The prime minister has promised to renegotiate Britain’s relationship with the EU ahead of an “in-out” referendum before the end of 2017.
Though some reforms may be passed, as analysts from Stratfor note, they will not be passed in accordance with Cameron’s schedule. 2017 will be a crucial year for the bloc because Germany and France will hold general elections.
Neither Berlin nor Paris will be interested in introducing substantial reforms to the European institutional framework before the elections. Any treaty changes would only take place after 2017 and are unlikely to be implemented before the end of the decade, says Stratfor.
Germany, whose government officials have expressed alarm at the possibility of Britain leaving the EU, said on Wednesday (December 16) that it is ready to be “extremely helpful” to Cameron in his renegotiation efforts.
“The German government has a very great interest that Great Britain remains a member of the EU and in allowing Cameron to run a successful campaign,” said an unnamed senior German official cited by Reuters.
Britain’s push for EU reform will be addressed at a summit working dinner on Thursday evening (December 17). The German official expected the summit to lay the foundations for an agreement on EU reform in February, 2017.
Some German government officials have stressed that they cannot convince other — mainly eastern — European states to drop their opposition to Britain’s push for a four-year curb on welfare payments for EU migrants.
But they do want to keep Britain in the European Union, where they value its contribution on economic policy issues such as efforts to develop the bloc’s internal market, and its weight on security matters.
“The UK must sit in the driver’s seat, and not next to it,” said another German government official, speaking prior to Wednesday’s official pre-summit briefing.
Cameron has proposed making EU migrants wait four years before they become eligible for so-called in-work benefits, payments given to some in low-paid jobs to make work more attractive than claiming unemployment benefit.
The prime minister says the measure will tackle an important “pull factor” bringing migrants to Britain where they can claim social payments almost immediately.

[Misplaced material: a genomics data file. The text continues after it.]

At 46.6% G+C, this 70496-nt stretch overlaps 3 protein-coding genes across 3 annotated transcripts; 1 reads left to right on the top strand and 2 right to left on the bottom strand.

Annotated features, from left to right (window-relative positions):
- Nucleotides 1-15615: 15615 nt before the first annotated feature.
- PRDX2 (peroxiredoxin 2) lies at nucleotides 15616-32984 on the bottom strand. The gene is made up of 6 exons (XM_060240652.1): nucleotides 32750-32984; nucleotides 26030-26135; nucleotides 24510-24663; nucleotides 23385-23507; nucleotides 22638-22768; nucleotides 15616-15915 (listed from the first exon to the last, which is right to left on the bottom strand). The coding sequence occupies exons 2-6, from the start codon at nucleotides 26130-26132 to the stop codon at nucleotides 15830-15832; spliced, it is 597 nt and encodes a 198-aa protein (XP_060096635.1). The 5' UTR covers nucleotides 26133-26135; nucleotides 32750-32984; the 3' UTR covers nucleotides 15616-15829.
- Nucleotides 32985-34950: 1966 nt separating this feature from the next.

Cameron has cited government estimates that up to 235,000 people from the European Economic Area – EU countries plus Iceland, Liechtenstein and Norway – were claiming in-work and out-of-work benefits as of March 2013 to prove his argument.
But Christian Dustmann, director of the independent Centre for Research and Analysis on Migration, said such figures do not tell the full story as they do not take into account how much EU migrants contribute to the British economy.
Poland is concerned about Cameron’s proposals
A paper Dustmann co-authored in 2014 showed that from 2001 to 2011, migrants from the ‘EU-15’ of western and southern EU countries had contributed 64 percent more in taxes than they received in benefits, while immigrants from central and eastern European countries gave 12 percent more than they took.
He said he expected the analysis would be much the same now, and this chimes with many workers from Poland — one of the main sources of migrants in the UK — who say they did not come to Britain for benefits, but to work.
Poland has expressed its concern about Cameron’s intention to restrict immigration or withdraw benefits for EU workers.
Przemek de Skuba Skwirczynski, a Polish-born banker, points to the 2011 census which shows that Poles — who now number more than 850,000 in Britain — were the most highly employed migrants in the country.
“The Poles are not coming here for benefits. They might be receiving in-work benefits as they learn about them … but the main driver of the Polish migration is work,” said Skwirczynski, who has little affection for the EU and ran in two elections for Britain’s anti-EU UK Independence Party (UKIP).
Playing with fire
Now returned to the Conservative Party, he questions the government’s argument on benefits and says even if his adopted country left the EU — which he would like to happen — it would do little to deter Poles wanting a better life.
“Cutting these benefits won’t stop the migration,” he said.
Cameron must convince voters he has not only moved to curb immigration, which is regularly at the top of Britons’ concerns, but also that he has extracted concessions from the EU, if he wants people to vote to stay in the bloc.
That may prove difficult as, despite weeks of talks, European Commission and British officials have yet to find agreement and a host of EU leaders have criticised the plan as being discriminatory on grounds of nationality.
Saying Cameron is “open to ideas” on welfare, some analysts have suggested the British PM will be forced to compromise, something that pollsters suggest could fuel anti-EU sentiment and tip the referendum vote in favour of leaving.
But whether he will succeed in curbing benefits or not, some Polish workers, like English teacher Patryk Malinski, say the legacy of the prime minister’s push to put EU migrants at the heart of his renegotiation will be a more-divided country.
“I think they are playing with fire because I don’t think they realise that actually a lot of British people now view it as a big issue because they have been told to do so,” Malinski said.
“It’s dividing communities.”